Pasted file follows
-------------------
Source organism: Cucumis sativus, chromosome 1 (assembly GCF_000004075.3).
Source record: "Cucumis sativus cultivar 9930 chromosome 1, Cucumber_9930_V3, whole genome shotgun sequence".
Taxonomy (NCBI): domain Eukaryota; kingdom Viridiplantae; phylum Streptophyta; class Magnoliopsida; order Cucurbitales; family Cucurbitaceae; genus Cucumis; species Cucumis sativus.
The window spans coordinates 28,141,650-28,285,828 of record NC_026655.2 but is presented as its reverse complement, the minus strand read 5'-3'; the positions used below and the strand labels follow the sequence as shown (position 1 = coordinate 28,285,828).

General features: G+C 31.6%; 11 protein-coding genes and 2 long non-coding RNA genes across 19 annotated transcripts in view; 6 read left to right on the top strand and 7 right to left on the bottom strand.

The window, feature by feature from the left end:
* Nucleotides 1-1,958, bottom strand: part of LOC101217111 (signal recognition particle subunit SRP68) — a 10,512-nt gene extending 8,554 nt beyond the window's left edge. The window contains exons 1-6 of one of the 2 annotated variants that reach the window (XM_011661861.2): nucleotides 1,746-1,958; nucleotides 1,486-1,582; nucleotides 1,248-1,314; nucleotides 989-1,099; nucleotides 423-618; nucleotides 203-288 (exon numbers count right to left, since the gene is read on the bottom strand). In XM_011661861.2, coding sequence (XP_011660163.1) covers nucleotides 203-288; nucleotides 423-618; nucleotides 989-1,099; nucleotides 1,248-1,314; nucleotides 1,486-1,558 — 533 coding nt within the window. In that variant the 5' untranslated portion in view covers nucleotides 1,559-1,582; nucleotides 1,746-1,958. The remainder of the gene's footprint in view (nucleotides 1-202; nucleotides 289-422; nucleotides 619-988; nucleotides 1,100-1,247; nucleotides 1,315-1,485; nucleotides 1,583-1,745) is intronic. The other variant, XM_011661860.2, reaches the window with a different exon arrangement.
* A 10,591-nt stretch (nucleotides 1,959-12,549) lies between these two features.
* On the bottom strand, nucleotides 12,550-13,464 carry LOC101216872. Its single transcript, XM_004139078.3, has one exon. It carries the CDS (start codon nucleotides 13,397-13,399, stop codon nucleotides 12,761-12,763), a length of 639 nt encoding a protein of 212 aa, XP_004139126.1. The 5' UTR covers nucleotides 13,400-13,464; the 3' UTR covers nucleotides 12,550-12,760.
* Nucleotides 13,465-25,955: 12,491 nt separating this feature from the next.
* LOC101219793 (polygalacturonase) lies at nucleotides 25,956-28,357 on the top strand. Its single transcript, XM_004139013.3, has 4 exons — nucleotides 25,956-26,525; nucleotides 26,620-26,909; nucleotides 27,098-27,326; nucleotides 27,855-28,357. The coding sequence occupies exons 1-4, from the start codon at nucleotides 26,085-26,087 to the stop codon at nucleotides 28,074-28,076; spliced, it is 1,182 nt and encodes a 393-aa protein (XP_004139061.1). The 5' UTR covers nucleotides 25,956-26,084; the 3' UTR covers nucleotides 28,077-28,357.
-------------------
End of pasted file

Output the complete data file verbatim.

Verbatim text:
Source organism: Cucumis sativus, chromosome 1 (assembly GCF_000004075.3).
Source record: "Cucumis sativus cultivar 9930 chromosome 1, Cucumber_9930_V3, whole genome shotgun sequence".
Taxonomy (NCBI): domain Eukaryota; kingdom Viridiplantae; phylum Streptophyta; class Magnoliopsida; order Cucurbitales; family Cucurbitaceae; genus Cucumis; species Cucumis sativus.
The window spans coordinates 28,141,650-28,285,828 of record NC_026655.2 but is presented as its reverse complement, the minus strand read 5'-3'; the positions used below and the strand labels follow the sequence as shown (position 1 = coordinate 28,285,828).

General features: G+C 31.6%; 11 protein-coding genes and 2 long non-coding RNA genes across 19 annotated transcripts in view; 6 read left to right on the top strand and 7 right to left on the bottom strand.

The window, feature by feature from the left end:
* Nucleotides 1-1,958, bottom strand: part of LOC101217111 (signal recognition particle subunit SRP68) — a 10,512-nt gene extending 8,554 nt beyond the window's left edge. The window contains exons 1-6 of one of the 2 annotated variants that reach the window (XM_011661861.2): nucleotides 1,746-1,958; nucleotides 1,486-1,582; nucleotides 1,248-1,314; nucleotides 989-1,099; nucleotides 423-618; nucleotides 203-288 (exon numbers count right to left, since the gene is read on the bottom strand). In XM_011661861.2, coding sequence (XP_011660163.1) covers nucleotides 203-288; nucleotides 423-618; nucleotides 989-1,099; nucleotides 1,248-1,314; nucleotides 1,486-1,558 — 533 coding nt within the window. In that variant the 5' untranslated portion in view covers nucleotides 1,559-1,582; nucleotides 1,746-1,958. The remainder of the gene's footprint in view (nucleotides 1-202; nucleotides 289-422; nucleotides 619-988; nucleotides 1,100-1,247; nucleotides 1,315-1,485; nucleotides 1,583-1,745) is intronic. The other variant, XM_011661860.2, reaches the window with a different exon arrangement.
* A 10,591-nt stretch (nucleotides 1,959-12,549) lies between these two features.
* On the bottom strand, nucleotides 12,550-13,464 carry LOC101216872. Its single transcript, XM_004139078.3, has one exon. It carries the CDS (start codon nucleotides 13,397-13,399, stop codon nucleotides 12,761-12,763), a length of 639 nt encoding a protein of 212 aa, XP_004139126.1. The 5' UTR covers nucleotides 13,400-13,464; the 3' UTR covers nucleotides 12,550-12,760.
* Nucleotides 13,465-25,955: 12,491 nt separating this feature from the next.
* LOC101219793 (polygalacturonase) lies at nucleotides 25,956-28,357 on the top strand. Its single transcript, XM_004139013.3, has 4 exons — nucleotides 25,956-26,525; nucleotides 26,620-26,909; nucleotides 27,098-27,326; nucleotides 27,855-28,357. The coding sequence occupies exons 1-4, from the start codon at nucleotides 26,085-26,087 to the stop codon at nucleotides 28,074-28,076; spliced, it is 1,182 nt and encodes a 393-aa protein (XP_004139061.1). The 5' UTR covers nucleotides 25,956-26,084; the 3' UTR covers nucleotides 28,077-28,357.